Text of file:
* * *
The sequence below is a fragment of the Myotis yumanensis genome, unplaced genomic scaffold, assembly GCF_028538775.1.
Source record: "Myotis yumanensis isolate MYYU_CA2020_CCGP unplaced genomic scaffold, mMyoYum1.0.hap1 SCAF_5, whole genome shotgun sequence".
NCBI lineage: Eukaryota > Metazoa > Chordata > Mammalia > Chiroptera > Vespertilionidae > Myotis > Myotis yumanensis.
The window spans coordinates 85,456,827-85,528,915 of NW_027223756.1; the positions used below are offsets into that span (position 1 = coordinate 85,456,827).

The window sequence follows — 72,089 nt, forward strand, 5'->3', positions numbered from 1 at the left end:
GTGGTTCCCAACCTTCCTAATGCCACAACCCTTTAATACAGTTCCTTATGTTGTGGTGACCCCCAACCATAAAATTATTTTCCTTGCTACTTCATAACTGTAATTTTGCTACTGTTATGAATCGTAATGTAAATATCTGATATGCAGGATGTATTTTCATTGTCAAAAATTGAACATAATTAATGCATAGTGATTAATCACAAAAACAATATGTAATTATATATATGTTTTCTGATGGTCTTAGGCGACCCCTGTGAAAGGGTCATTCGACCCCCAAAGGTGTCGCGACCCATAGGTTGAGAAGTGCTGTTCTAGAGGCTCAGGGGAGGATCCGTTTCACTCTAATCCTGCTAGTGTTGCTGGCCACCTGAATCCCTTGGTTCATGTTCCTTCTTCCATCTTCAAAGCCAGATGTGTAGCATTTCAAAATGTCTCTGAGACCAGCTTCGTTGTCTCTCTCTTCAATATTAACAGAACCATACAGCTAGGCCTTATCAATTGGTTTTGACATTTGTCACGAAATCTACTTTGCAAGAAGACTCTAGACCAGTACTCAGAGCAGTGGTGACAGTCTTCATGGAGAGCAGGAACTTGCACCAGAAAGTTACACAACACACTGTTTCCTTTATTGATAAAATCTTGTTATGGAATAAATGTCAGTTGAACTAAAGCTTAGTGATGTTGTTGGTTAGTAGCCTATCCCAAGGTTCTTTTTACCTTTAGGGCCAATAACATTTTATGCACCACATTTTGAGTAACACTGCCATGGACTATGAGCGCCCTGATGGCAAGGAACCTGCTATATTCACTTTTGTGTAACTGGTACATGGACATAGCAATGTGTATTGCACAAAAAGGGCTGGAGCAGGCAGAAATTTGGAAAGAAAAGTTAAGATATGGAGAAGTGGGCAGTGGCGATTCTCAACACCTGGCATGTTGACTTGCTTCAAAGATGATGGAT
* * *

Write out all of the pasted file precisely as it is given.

The sequence below is a fragment of the Myotis yumanensis genome, unplaced genomic scaffold, assembly GCF_028538775.1.
Source record: "Myotis yumanensis isolate MYYU_CA2020_CCGP unplaced genomic scaffold, mMyoYum1.0.hap1 SCAF_5, whole genome shotgun sequence".
NCBI lineage: Eukaryota > Metazoa > Chordata > Mammalia > Chiroptera > Vespertilionidae > Myotis > Myotis yumanensis.
The window spans coordinates 85,456,827-85,528,915 of NW_027223756.1; the positions used below are offsets into that span (position 1 = coordinate 85,456,827).

The window sequence follows — 72,089 nt, forward strand, 5'->3', positions numbered from 1 at the left end:
GTGGTTCCCAACCTTCCTAATGCCACAACCCTTTAATACAGTTCCTTATGTTGTGGTGACCCCCAACCATAAAATTATTTTCCTTGCTACTTCATAACTGTAATTTTGCTACTGTTATGAATCGTAATGTAAATATCTGATATGCAGGATGTATTTTCATTGTCAAAAATTGAACATAATTAATGCATAGTGATTAATCACAAAAACAATATGTAATTATATATATGTTTTCTGATGGTCTTAGGCGACCCCTGTGAAAGGGTCATTCGACCCCCAAAGGTGTCGCGACCCATAGGTTGAGAAGTGCTGTTCTAGAGGCTCAGGGGAGGATCCGTTTCACTCTAATCCTGCTAGTGTTGCTGGCCACCTGAATCCCTTGGTTCATGTTCCTTCTTCCATCTTCAAAGCCAGATGTGTAGCATTTCAAAATGTCTCTGAGACCAGCTTCGTTGTCTCTCTCTTCAATATTAACAGAACCATACAGCTAGGCCTTATCAATTGGTTTTGACATTTGTCACGAAATCTACTTTGCAAGAAGACTCTAGACCAGTACTCAGAGCAGTGGTGACAGTCTTCATGGAGAGCAGGAACTTGCACCAGAAAGTTACACAACACACTGTTTCCTTTATTGATAAAATCTTGTTATGGAATAAATGTCAGTTGAACTAAAGCTTAGTGATGTTGTTGGTTAGTAGCCTATCCCAAGGTTCTTTTTACCTTTAGGGCCAATAACATTTTATGCACCACATTTTGAGTAACACTGCCATGGACTATGAGCGCCCTGATGGCAAGGAACCTGCTATATTCACTTTTGTGTAACTGGTACATGGACATAGCAATGTGTATTGCACAAAAAGGGCTGGAGCAGGCAGAAATTTGGAAAGAAAAGTTAAGATATGGAGAAGTGGGCAGTGGCGATTCTCAACACCTGGCATGTTGACTTGCTTCAAAGATGATGGAT